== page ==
Over the year’s the Summit has grown to become one of the largest Toyota 4x4 events in the nation. Summit X had a total of 409 registered vehicles with 860 adults and 150 children 11 years of age or under for a total of 1,010 total participants. For perspective, the population of Ouray is about 1,100! Summiteers came from all across North America with representation from 43 states and Canadian provinces.
My favorite aspects of the Summit are the family friendly environment and the opportunity to introduce new off-roaders to the activity as a husband and father myself, I can say the Summit is hands down the best off-road event for families. With easy to moderate trails available, great accommodations and activities in ouray and activities for kids, there is something for everyone. Each year we have attendees ranging from those who have never shifted into 4x4 to world renowned expert drivers. For the former, we provide a 4x4 101 class, by Trail Teams alum, Brian “Woody”, Swearengen. We also provide recommendations for new drivers on easier trails and have our wonderful trail leaders work with them throughout the day.
Although the Summit is managed by four CoDirectors (Matt Robb, Chris Davis, James Krieger, and myself, we receive tremendous support from many of the founders who still attend each year. The event could not happen without our volunteers. All of those people that you meet, leading trails, folding shirts, stuffing swag bags and selling items at the store do it for the love of the event and the people around them. I am always blown away and humbled to have each and every one of them as part of the team.
If you have never attended the Summit in the past or are an old timer, we would love to see you at Summit XI. I think you will enjoy what you see. Until then, see you on the trail!
To get your copy of the
Summer 2016 Issue:
SPC / Light Racing recently revealed a major upgrade to their bulletproof Upper Control Arms for Toyota Cruisers & Trucks.
Nature’s fall foliage backdrop illuminated the trails and the VOR gathering with shades of orange, gold, and crimson. It was photographically addicting to capture the reflection of the season on top of trucks painted metal surfaces. The beautiful surroundings made the trails long as you cannot help but stop to collect photographs.
While traveling the rugged roads of Vermont and the VOR trail systems, it was easy to find muddy terrain and the need to be prepared for rescue. These conditions made for some fun obstacles and some extra difficulty in directing vehicles through the terrain. While driving through the mud, I often felt like I was on ice or snow; when I veer right, I felt the vehicle disobey and veer to the left.
TCT stayed in the heart of the rally by camping in CVT roof top tents in the center of the Lillie Brook Farm, open to its attendees for the entirety of the event. It was very fascinating to see the vast assemblage of different makes and models in attendance at the Vermont Overland Rally. The makes we observed included Toyota, Jeep, Range Rover, Dodge, Mercedes and even Subaru.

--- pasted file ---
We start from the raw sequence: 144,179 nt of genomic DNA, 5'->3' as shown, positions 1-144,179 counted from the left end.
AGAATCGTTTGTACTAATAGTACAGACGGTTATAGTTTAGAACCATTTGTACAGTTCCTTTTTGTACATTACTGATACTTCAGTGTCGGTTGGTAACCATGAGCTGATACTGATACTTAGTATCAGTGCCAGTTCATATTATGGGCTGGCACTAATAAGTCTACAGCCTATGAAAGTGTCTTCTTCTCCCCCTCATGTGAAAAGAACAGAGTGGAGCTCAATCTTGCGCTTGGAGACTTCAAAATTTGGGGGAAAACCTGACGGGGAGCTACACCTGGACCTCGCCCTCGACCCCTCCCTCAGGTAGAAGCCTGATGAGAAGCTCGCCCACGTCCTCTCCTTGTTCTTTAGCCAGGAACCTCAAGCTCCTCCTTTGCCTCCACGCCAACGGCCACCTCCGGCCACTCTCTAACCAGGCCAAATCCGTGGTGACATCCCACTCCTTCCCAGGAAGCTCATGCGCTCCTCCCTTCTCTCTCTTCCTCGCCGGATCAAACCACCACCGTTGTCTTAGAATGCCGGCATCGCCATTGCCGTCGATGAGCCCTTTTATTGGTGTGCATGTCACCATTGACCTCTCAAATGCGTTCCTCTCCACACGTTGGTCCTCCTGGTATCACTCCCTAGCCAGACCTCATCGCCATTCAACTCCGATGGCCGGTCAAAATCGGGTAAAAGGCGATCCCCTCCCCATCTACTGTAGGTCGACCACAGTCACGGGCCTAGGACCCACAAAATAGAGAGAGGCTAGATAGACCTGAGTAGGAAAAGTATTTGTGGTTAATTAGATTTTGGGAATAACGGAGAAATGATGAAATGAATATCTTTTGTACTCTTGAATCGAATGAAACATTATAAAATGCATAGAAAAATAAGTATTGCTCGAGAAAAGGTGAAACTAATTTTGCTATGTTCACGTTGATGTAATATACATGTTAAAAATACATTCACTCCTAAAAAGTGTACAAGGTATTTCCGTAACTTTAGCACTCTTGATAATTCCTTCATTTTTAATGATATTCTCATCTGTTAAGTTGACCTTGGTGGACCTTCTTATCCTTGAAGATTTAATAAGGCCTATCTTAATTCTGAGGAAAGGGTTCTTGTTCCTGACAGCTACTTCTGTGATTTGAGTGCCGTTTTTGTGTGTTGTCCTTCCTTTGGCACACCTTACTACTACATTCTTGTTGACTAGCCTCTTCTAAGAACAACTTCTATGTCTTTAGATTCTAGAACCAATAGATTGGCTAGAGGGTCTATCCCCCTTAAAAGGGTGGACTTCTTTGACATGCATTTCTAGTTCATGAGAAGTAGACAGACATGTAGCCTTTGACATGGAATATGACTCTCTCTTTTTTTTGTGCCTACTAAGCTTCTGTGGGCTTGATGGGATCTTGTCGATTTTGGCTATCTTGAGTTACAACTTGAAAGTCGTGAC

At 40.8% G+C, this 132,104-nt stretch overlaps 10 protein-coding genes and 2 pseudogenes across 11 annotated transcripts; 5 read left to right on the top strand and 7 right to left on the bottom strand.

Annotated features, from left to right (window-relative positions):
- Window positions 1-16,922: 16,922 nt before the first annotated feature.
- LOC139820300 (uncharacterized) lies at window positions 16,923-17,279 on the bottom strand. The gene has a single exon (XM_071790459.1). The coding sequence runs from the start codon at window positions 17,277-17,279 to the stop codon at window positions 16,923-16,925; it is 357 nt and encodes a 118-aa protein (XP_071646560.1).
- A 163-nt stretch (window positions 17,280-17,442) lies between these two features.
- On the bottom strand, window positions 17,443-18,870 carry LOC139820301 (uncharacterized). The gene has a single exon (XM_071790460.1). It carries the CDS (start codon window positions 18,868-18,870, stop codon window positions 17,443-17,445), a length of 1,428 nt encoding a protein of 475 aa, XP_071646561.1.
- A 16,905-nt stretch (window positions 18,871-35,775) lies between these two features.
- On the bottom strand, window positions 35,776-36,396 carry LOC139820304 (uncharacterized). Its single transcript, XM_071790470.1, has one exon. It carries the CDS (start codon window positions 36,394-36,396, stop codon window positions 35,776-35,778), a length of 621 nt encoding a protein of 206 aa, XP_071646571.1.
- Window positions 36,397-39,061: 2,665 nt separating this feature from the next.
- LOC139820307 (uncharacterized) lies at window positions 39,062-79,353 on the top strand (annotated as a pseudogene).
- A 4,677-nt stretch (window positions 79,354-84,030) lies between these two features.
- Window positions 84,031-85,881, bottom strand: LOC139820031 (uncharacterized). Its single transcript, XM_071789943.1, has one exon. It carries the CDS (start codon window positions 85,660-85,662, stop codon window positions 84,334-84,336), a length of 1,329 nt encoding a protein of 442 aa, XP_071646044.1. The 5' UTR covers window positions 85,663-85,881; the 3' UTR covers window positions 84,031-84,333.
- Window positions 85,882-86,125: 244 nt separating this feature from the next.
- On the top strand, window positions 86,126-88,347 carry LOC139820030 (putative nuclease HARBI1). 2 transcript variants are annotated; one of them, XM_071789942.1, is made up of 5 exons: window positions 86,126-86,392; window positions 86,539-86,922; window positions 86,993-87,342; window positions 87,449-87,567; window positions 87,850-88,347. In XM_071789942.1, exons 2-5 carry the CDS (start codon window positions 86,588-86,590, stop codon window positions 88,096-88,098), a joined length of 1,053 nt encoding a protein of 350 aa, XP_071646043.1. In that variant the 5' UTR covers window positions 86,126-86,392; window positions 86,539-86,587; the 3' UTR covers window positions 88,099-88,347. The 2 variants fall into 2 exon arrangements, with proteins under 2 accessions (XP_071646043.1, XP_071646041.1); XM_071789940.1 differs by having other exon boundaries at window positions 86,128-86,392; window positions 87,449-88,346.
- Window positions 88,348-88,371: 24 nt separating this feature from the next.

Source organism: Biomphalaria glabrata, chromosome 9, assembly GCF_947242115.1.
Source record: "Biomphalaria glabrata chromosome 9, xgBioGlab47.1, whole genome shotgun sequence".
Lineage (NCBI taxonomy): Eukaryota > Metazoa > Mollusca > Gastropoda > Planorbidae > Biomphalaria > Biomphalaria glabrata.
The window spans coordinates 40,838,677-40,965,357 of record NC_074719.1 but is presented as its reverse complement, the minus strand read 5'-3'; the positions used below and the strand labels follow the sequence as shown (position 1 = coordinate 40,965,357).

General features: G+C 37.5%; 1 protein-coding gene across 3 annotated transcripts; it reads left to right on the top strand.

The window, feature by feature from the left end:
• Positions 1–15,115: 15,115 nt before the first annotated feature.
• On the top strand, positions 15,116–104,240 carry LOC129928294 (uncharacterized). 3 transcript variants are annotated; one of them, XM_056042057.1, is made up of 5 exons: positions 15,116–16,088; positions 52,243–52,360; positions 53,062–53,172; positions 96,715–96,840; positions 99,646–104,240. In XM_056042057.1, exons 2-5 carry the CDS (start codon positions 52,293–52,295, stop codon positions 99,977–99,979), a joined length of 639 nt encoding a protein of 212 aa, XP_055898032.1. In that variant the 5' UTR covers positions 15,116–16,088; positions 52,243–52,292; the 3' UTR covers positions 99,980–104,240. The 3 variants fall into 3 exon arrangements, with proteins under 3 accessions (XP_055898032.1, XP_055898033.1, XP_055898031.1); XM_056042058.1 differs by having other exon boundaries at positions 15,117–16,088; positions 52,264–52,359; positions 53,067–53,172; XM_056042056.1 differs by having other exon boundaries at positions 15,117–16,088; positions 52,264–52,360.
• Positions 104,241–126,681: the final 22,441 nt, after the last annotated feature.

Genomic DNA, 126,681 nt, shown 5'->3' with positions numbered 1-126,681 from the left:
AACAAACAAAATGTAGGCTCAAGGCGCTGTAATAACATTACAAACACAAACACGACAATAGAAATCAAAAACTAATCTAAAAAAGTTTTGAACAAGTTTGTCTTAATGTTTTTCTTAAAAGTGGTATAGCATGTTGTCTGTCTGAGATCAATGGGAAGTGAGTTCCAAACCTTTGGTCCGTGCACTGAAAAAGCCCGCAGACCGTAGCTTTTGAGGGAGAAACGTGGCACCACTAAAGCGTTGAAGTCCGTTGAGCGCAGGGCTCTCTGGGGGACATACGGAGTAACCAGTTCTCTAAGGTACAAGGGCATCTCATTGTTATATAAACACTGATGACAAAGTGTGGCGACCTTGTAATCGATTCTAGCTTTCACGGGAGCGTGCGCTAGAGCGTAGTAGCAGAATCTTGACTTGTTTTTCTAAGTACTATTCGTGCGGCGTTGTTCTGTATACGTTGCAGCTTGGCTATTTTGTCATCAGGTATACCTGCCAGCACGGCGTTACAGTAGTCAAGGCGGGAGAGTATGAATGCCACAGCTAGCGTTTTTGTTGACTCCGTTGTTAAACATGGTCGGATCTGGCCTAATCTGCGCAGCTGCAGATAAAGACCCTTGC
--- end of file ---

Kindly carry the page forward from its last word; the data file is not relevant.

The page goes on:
The main attractions for the Rally included group off road tours (VOR mapped) and classes for off-road preparedness: extreme recovery techniques, preparing yourself and your vehicle for an expedition, vehicle conversions, CPR and first aid, vehicle maintenance, documentation for media and winning VOT information. Additional features included workshops for kids, vendors, overland movies, dinners which included local foods and produce (Lillie Brook Farm), a raffle and a bon fire.
The highlight of our tour at the Vermont Overland Rally was conversing with members of OEX (Overland Experts) and observing their rare Toyota vehicles which include a Toyota Hilux D-4 TDI and a Toyota Land Cruiser 150 Prado D4-D diesel. Their field of work includes training the public and the military in off-road rescue and preparedness.
The Vermont Overland Rally encompasses challenges and tools for stock vehicles and beginner drivers, to fully loaded vehicles and advanced knowledgeable drivers. If you plan to visit the beautiful and bountiful Northeast, give Vermont Overland Rally a try. Rain or shine, you can wheel as much or as little as you want, stay behind and take a lesson, or just hang out and relax to enjoy the scenery and hospitality. We at TCT, had a memorable time and look forward to what 2016 has to offer.
Our team is already enroute to Las Vegas, NV for the 2015 SEMA Show and we'll be #LIVEatSEMA all week long! Our coverage begins Monday morning so stay tuned to this page and our social networks.
To paraphrase Charles Dickens, ‘It was the best of times, it was the worst of times, it was a weekend of sunshine, it was a weekend of rain (a lot or rain, oh and there was the snow too!).’ Despite the less than desirable weather, the Overland Expo team pulled off an amazing event. I think the weather actually brought everyone closer together. In fact, I don’t remember seeing anyone angry or frustrated due to the weather. I do remember seeing a lot of smiling faces, and I am positive I was grinning from ear to ear the entire weekend. This weather helped me, at least, slow down and really take my time to talk to the instructors, vendors, and attendees.